- Hand-crocheted baby blankets as congratulations for new parents.
- Sent information interviewing and interview prep handouts, at no charge, to complete strangers.
- Took pictures, made reprints, burned CDs or created movies and forwarded to friends and family after parties, showers and gatherings.
- Emailed federal resume writer referral information to callers.
- Emailed pet sitting information – 17 forms and contracts, along with website links and book titles – to several individuals wanting to start their own business. (I ran a successful pet sitting business for seven years.)
- Gave birthday and Christmas gifts to friends and family.
- Introduced people who could benefit from knowing each.
- Forwarded links and articles of interest to help with or enhance a specific piece of business or personal life.
- Did minor edits and revisions to documents at no charge for clients, long after project completion.
Do you give up? Here it is: I’ve done all of these things for people at one time or another in my life and the recipients never took the time to express thanks or even acknowledge receipt. No. This is not a diatribe on the state of society today, although it could be … but I digress. And no, this doesn’t mean no one ever says thanks either.
I didn’t do any of those things expecting a thank you. (OK, maybe a little.) But, I also understand the best intentions can get way laid in the busy-ness of life. I’ll continue to help people, and do and create for them with or without a thank you. The joy for me comes in the doing; not in the thanks.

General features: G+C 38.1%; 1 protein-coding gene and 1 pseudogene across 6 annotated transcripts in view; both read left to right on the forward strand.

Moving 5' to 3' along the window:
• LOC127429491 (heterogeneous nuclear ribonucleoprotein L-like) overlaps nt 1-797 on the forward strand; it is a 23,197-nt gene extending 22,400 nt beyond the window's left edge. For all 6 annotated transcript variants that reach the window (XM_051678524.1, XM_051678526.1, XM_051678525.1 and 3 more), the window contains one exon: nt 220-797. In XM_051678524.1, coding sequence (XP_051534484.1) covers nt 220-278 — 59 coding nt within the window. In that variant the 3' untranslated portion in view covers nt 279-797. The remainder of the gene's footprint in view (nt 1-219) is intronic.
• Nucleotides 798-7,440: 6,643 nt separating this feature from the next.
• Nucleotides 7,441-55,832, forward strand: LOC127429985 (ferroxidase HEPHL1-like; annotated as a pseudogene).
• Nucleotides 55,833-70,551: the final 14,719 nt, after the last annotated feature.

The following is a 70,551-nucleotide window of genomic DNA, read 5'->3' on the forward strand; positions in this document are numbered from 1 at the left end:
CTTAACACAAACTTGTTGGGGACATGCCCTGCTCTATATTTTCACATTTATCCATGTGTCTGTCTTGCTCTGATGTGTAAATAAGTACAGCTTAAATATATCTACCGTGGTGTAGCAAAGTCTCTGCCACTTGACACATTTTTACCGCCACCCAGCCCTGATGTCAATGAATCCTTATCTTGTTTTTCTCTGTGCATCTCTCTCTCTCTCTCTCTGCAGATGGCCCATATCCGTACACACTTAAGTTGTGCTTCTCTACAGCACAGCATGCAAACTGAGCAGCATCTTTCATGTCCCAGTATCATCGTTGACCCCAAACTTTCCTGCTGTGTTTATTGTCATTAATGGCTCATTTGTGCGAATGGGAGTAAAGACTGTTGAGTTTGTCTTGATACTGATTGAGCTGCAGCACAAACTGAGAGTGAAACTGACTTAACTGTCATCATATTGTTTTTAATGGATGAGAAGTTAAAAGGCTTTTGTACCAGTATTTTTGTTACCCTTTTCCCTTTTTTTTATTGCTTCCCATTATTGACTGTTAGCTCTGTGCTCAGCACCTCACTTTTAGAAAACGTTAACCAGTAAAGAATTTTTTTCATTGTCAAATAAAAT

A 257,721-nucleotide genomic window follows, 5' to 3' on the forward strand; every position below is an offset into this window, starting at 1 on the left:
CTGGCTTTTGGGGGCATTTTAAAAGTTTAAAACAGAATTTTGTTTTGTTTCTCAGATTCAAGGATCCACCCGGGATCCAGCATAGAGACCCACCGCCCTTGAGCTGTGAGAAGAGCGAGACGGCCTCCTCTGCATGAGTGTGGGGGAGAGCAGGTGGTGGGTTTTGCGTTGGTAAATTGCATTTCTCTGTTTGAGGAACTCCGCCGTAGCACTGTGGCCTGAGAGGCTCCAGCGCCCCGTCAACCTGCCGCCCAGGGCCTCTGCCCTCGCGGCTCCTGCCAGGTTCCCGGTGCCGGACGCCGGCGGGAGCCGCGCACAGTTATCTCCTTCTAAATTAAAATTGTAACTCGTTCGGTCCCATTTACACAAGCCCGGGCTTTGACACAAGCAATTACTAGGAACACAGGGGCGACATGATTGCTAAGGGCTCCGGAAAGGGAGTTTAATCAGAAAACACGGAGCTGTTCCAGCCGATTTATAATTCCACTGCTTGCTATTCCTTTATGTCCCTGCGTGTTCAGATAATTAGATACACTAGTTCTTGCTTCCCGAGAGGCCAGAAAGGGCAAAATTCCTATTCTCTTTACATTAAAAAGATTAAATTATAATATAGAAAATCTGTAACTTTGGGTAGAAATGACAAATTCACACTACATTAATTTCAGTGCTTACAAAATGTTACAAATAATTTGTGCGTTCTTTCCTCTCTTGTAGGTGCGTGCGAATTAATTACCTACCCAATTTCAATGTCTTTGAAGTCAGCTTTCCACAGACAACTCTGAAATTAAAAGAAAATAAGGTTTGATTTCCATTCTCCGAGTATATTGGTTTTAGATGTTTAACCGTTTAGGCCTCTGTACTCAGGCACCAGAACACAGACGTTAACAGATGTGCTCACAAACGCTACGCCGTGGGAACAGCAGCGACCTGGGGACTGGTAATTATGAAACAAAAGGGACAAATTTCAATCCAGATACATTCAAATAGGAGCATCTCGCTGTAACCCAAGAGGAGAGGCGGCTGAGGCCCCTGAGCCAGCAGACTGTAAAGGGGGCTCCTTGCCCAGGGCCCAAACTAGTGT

Fine. I won’t lie. Hearing thank you is nice.
This leads me to my point. With the scarcity of thank yous being handed out today, imagine the impact you’ll have by taking a moment to utter those two powerful words – in a thank you letter after a job interview, in an email or a hand-written note when someone in your network gives you a referral, verbally and with a smile when a stranger holds the door for you. (I sometimes throw in a curtsy …Yes. Yes I do.)
And no, I’m not talking insincere, self-serving, useless platitudes. I mean take a moment and truly appreciate the fact that another human being stepped outside themselves for a moment to do something nice for you and recognize it. You’ll be remembered. Chances are they’ll do it again. And you’ll feel good for making someone else feel good, so you’re likely to pass it along … and pretty soon, we’ll be holding hands and singing Kumbaya together.
Wait … I got a little carried away. Seriously though, a big part of a job search is about differentiating yourself from the rest of the candidate pool. One easy way to differentiate is with two simple words –THANK YOU.
A while back, I read an article stating only 20% of job seekers ever send a thank you letter after an interview. (Of course, I can’t find it to cite now.) Quintcareers.com says 5% and eHow.com says 10% – regardless, it’s a small percentage. In the article I read, it also said, of that 20%, 80% received the job offer because of the candidate took the time to send a thank you letter.
Anecdotally, a client told me, early in her career, she was offered a position because of a thank you. The decision was between to her and another candidate. Her after-the-interview thank you note arrived, it tipped the scales and she got the job. Powerful stuff, that thank you!
Oh, and one more thing, if you’re the nice person receiving a thank you, be gracious in receiving it. It wasn’t “nothing”. Say “you’re welcome” and if you want, tell the person how good it felt to be able to help.
Lest I don’t practice what I preach, thank YOU for spending a moment of your day with me.
For more of my thoughts on the power of thank you, you can read this post too.